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Hope Poems

1.

My Heart, a Stone

I’d like to start
a bonfire in my heart
but today there’s just
a stone; last night,
a whirlwind; before,
a broken mirror.

It seems there
was once a beacon,
perhaps, or at least
a candle. A candle
in the wind, perhaps,
or at least a match.

Out, out.

But a stone, perhaps,
can build a hearth,
a shelter for the flame,
a repository for molten ore,
a place to bake
the bread we’ll break.

Together.

2.

My Heart, A Desert

My heart
was not broken,
not at all.

It bloomed,
wildly potent,
like peyote

in the desert
of my childhood.

3.

My Heart, The Sea

When I decided to live,
I made a space
for myself, dancing
an incantation, casting
a spell, creating
a joy bubble in my living
room, radiating
magic, enveloping
my heart, cocooning
myself like a parrot
fish, excreting
the sands of paradise,
resting and hoping
the sharks wouldn’t
sense my beating
heart.

4.

Animals and Me

There was a long stretch
when beasts would appear
bearing sage advice,
lighting my path
like divine apparitions,
chimeras in flames,
fleeting reflections
in a crystal ball.

Spirits on the wind.

Jade jaguars or
polished wood.
Clay songbirds.
Metal roosters,
golden snakes.

Bobcats in the flesh,
crossing left to right,
deer dead at the door
of my enemy,
snowy owls diving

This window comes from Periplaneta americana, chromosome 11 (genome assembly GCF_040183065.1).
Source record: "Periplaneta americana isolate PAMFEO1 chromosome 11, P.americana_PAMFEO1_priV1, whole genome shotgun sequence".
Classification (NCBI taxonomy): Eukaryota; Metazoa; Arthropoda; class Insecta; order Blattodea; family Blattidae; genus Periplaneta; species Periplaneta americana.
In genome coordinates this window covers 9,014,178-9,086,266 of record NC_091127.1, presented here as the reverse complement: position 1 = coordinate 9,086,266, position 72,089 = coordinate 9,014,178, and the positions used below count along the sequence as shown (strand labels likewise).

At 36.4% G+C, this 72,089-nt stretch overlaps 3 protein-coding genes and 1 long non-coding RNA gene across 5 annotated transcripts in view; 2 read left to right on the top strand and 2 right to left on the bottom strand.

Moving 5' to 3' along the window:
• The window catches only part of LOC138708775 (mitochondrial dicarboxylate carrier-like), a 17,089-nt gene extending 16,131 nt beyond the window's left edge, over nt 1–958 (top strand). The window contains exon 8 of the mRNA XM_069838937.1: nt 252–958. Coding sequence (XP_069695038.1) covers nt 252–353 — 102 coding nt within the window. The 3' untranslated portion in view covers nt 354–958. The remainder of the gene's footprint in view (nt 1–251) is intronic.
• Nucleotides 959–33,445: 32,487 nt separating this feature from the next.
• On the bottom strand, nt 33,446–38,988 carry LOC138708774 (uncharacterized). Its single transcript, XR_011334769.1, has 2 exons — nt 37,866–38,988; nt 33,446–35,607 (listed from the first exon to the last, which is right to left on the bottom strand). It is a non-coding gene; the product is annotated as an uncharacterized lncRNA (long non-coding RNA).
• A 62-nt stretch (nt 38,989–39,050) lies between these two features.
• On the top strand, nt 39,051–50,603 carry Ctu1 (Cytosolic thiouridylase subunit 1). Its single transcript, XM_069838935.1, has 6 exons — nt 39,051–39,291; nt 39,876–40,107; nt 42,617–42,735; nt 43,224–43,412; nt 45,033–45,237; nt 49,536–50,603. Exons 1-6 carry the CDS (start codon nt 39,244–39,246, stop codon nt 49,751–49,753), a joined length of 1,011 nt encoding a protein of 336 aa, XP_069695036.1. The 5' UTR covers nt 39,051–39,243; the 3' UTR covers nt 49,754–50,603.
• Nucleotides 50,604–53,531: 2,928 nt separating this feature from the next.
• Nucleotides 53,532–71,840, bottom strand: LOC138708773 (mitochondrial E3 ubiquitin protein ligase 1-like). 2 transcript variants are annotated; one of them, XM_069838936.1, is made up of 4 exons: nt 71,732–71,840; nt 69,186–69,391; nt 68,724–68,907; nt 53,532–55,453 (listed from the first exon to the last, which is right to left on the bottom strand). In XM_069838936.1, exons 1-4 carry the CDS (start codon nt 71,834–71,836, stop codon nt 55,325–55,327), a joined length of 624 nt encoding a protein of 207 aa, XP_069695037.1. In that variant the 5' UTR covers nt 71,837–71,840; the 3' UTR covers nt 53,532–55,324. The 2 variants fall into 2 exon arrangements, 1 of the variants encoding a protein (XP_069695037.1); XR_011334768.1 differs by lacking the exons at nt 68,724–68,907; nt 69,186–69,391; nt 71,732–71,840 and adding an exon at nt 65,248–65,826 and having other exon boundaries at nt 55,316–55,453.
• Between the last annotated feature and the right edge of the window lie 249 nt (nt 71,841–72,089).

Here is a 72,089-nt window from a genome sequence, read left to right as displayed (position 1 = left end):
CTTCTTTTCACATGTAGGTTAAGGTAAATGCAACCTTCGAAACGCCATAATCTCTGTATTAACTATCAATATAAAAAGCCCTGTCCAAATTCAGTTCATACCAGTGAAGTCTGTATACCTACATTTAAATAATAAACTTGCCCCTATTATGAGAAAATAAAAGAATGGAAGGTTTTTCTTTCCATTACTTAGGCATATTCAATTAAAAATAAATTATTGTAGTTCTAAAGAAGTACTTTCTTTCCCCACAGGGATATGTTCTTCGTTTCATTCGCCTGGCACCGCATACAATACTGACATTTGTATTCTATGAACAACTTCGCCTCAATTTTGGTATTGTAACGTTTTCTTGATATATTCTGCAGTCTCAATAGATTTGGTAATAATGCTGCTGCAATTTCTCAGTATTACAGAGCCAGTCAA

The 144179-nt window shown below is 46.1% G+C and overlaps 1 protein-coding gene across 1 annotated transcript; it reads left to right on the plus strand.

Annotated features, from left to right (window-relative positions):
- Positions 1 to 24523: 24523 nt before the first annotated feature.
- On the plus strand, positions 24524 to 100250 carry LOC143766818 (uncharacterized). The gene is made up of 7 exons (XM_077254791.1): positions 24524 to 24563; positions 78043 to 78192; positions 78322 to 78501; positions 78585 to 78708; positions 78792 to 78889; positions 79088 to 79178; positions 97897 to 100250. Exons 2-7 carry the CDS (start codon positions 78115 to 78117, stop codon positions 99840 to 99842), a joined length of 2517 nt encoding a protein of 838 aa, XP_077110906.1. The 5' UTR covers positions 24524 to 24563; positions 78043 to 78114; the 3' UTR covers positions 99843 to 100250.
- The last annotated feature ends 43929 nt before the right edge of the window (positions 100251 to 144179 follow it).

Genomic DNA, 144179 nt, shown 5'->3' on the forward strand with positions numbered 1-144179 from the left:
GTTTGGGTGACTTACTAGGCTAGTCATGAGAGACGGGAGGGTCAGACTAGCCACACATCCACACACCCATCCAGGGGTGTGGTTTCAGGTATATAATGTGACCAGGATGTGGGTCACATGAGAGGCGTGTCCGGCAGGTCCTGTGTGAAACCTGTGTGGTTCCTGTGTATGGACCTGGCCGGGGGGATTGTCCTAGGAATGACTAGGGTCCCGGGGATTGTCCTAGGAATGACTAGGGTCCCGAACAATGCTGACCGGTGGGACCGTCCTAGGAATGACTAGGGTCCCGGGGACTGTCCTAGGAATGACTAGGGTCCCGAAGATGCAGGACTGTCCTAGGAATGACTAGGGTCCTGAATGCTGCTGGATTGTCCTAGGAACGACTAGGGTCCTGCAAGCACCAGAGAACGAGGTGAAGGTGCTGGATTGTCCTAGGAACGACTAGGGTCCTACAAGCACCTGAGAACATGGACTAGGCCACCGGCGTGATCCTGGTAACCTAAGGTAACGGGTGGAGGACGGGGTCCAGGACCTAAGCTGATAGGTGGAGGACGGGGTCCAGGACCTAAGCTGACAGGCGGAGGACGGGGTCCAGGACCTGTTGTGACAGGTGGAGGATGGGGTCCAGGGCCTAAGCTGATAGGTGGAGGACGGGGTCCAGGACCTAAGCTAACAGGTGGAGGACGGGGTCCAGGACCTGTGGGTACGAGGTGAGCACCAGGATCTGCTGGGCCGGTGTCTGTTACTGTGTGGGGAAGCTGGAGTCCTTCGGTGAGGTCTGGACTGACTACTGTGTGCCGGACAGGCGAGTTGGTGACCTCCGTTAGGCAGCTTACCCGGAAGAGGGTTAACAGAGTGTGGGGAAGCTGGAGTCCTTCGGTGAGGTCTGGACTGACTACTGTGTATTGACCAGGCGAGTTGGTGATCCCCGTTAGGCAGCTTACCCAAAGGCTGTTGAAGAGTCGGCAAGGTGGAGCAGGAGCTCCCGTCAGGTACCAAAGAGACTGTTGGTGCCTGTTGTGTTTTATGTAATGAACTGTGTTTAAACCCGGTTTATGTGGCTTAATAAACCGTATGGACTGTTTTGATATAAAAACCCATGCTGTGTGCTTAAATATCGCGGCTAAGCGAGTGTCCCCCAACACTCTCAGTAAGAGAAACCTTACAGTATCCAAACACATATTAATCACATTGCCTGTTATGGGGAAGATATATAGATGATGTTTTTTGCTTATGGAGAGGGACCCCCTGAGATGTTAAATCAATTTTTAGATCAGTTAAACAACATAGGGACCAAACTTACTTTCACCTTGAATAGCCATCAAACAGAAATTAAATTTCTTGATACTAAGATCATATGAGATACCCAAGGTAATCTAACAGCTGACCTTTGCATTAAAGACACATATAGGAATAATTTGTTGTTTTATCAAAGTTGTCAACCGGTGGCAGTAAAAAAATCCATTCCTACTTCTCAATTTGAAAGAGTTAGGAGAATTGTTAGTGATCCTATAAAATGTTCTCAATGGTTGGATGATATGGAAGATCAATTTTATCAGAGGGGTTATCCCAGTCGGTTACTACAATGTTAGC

across the windshield,
downed eagles
on the road.

All of them waking
me from the slumber
of self, helping me
shed the outgrown parts.

Now, I just watch
them with wondering
awe, how the screeching
hawk flaps, then glides
away, invisible, save
for a line of wing.

About Jill Robbins

Jill Robbins lives in Catheys Valley, California, with her husband Arturo and dogs Archie and Mandy. During her career as a scholar of contemporary Spanish poetry, she held academic posts at Florida Atlantic University, the University of California (Irvine and Merced), and The University of Texas at Austin. Her most recent book, Poetry and Crisis: Cultural Politics and Citizenship in the Wake of the Madrid Bombings, was published by the University of Toronto Press in 2019. She recovered her own poetic voice in 2020 thanks to the writing community she has found at Writers.com.

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